81. Hollander D, Muralidhara KS. Vitamin A1 intestinal absorption in vivo: influence of luminal factors on transport. Am J Physiol Endocrinol Metab Gastrointest Physiol 232: E471–E477, 1977. [PubMed]
82. Holt PR, Fairchild BM, Weiss J. A liquid crystalline phase in human intestinal contents during fat digestion. Lipids 21: 444–446, 1986. [PubMed]
83. Huff MW, Pollex RL, Hegele RA. NPC1L1: evolution from pharmacological target to physiological sterol transporter. Arterioscler Thromb Vasc Biol 26: 2433–2438, 2006. [PubMed]
84. Huggins KW, Boileau AC, Hui DY. Protection against diet-induced obesity and obesity-related insulin resistance in Group 1B PLA2-deficient mice. Am J Physiol Endocrinol Metab 283: E994–E1001, 2002. [PubMed]
85. Hussain MM A proposed model for the assembly of chylomicrons. Atherosclerosis 148: 1–15, 2000. [PubMed]
86. Hussain MM, Fatma S, Pan X, Iqbal J. Intestinal lipoprotein assembly. Curr Opin Lipidol 16: 281–285, 2005. [PubMed]
87. Hussain MM, Iqbal J, Anwar K, Rava P, Dai K. Microsomal triglyceride transfer protein: a multifunctional protein. Front Biosci 8: s500–s506, 2003. [PubMed]
88. Hussain MM, Kancha RK, Zhou Z, Luchoomun J, Zu H, Bakillah A. Chylomicron assembly and catabolism: role of apolipoproteins and receptors. Biochim Biophys Acta 1300: 151–170, 1996. [PubMed]
89. Hussain MM, Kedees MH, Singh K, Athar H, Jamali NZ. Signposts in the assembly of chylomicrons. Front Biosci 6: D320–D331, 2001. [PubMed]
90. Hussain MM, Shi J, Dreizen P. Microsomal triglyceride transfer protein and its role in apoB-lipoprotein assembly. J Lipid Res 44: 22–32, 2003. [PubMed]
91. Iqbal J, Anwar K, Hussain MM. Multiple, independently regulated pathways of cholesterol transport across the intestinal epithelial cells. J Biol Chem 278: 31610–31620, 2003. [PubMed]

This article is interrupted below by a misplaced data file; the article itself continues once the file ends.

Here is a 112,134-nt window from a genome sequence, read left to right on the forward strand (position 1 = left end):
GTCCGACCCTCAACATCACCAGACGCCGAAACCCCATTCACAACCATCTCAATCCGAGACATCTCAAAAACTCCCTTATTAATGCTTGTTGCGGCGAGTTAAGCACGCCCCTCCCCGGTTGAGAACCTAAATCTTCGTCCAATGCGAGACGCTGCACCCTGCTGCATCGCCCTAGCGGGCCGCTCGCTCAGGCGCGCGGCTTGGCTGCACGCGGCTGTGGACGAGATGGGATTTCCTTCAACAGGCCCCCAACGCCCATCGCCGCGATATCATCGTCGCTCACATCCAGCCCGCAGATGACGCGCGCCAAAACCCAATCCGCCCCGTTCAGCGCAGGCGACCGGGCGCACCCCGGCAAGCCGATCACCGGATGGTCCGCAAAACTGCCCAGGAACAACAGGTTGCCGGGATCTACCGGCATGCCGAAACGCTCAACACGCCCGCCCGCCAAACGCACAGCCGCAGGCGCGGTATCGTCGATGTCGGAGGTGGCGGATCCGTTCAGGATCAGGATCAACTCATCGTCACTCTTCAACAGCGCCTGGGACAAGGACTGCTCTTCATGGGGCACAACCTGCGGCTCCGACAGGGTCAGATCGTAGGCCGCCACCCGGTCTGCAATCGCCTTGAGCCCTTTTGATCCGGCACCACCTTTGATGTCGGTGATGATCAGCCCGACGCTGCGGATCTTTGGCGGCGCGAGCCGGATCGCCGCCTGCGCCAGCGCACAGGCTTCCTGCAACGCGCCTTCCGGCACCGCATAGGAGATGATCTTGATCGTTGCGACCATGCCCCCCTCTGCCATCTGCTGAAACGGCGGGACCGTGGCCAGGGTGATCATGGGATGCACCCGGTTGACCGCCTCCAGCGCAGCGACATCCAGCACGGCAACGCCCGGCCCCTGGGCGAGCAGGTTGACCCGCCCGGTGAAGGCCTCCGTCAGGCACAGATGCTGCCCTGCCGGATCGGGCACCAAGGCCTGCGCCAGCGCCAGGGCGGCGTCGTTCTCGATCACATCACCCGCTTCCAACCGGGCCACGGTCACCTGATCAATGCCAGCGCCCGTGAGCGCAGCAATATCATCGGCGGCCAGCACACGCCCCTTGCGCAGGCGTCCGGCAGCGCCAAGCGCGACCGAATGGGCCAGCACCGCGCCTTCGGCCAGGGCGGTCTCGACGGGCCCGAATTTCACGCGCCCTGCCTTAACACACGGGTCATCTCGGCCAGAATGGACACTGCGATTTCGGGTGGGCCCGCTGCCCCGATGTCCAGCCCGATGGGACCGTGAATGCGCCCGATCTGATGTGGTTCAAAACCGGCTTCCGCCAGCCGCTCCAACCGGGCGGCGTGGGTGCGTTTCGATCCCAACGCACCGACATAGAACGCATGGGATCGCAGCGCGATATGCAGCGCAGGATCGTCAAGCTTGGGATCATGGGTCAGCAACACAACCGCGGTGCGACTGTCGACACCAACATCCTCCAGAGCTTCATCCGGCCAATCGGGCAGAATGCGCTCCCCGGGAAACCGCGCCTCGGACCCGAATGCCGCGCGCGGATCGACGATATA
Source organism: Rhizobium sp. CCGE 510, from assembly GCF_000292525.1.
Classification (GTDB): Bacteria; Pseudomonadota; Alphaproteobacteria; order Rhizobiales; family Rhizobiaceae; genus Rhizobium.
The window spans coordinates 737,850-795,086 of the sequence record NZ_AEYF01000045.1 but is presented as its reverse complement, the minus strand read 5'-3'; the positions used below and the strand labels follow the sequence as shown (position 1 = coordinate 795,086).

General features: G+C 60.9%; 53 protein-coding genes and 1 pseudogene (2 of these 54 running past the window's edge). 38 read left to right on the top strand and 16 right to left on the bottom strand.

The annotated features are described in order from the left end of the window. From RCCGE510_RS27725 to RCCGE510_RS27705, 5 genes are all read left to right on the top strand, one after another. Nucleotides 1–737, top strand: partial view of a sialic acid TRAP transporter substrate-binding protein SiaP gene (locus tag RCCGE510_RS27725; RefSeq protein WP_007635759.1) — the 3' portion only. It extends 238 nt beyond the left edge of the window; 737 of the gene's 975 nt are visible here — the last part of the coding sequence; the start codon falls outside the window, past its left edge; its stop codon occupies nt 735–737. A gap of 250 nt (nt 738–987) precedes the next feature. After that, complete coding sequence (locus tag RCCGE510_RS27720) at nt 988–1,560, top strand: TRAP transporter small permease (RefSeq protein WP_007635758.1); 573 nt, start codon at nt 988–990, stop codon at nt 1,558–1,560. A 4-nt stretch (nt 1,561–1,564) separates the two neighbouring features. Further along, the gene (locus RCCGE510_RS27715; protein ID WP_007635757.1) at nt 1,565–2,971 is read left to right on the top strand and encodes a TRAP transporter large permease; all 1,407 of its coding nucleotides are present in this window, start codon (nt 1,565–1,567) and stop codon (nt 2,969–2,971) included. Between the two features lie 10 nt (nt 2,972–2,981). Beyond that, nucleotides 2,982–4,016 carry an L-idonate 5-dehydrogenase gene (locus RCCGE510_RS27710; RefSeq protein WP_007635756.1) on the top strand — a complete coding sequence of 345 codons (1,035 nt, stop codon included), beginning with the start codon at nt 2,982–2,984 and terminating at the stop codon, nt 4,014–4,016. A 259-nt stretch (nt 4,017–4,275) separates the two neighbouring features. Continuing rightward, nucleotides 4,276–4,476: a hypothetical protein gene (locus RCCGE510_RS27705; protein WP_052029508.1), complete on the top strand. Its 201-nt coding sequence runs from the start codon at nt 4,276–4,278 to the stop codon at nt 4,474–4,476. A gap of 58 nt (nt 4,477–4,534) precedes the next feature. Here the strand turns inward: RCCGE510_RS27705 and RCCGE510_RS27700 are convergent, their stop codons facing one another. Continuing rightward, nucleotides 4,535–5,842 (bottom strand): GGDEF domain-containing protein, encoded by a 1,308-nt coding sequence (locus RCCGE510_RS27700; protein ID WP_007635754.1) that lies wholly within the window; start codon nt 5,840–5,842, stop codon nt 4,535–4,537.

92. Iqbal J, Dai K, Seimon T, Jungreis R, Oyadomari M, Kuriakose G, Ron D, Tabas I, Hussain MM. IRE1beta inhibits chylomicron production by selectively degrading MTP mRNA. Cell Metab 7: 445–455, 2008. [PMC free article] [PubMed]
93. Iqbal J, Hussain MM. Evidence for multiple complementary pathways for efficient cholesterol absorption in mice. J Lipid Res 46: 1491–1501, 2005. [PubMed]
94. Iqbal J, Rudel LL, Hussain MM. Microsomal triglyceride transfer protein enhances cellular cholesteryl esterification by relieving product inhibition. J Biol Chem 283: 19967–19980, 2008. [PMC free article] [PubMed]
95. Iyer SP, Yao X, Crona JH, Hoos LM, Tetzloff G, Davis HR Jr, Graziano MP, Altmann SW. Characterization of the putative native and recombinant rat sterol transporter Niemann-Pick C1 Like 1 (NPC1L1) protein. Biochim Biophys Acta 1722: 282–292, 2005. [PubMed]
96. Janowski BA, Grogan MJ, Jones SA, Wisely GB, Kliewer SA, Corey EJ, Mangelsdorf DJ. Structural requirements of ligands for the oxysterol liver X receptors LXRalpha and LXRbeta. Proc Natl Acad Sci USA 96: 266–271, 1999. [PMC free article] [PubMed]
97. Janowski BA, Willy PJ, Devi TR, Falck JR, Mangelsdorf DJ. An oxysterol signalling pathway mediated by the nuclear receptor LXR alpha. Nature 383: 728–731, 1996. [PubMed]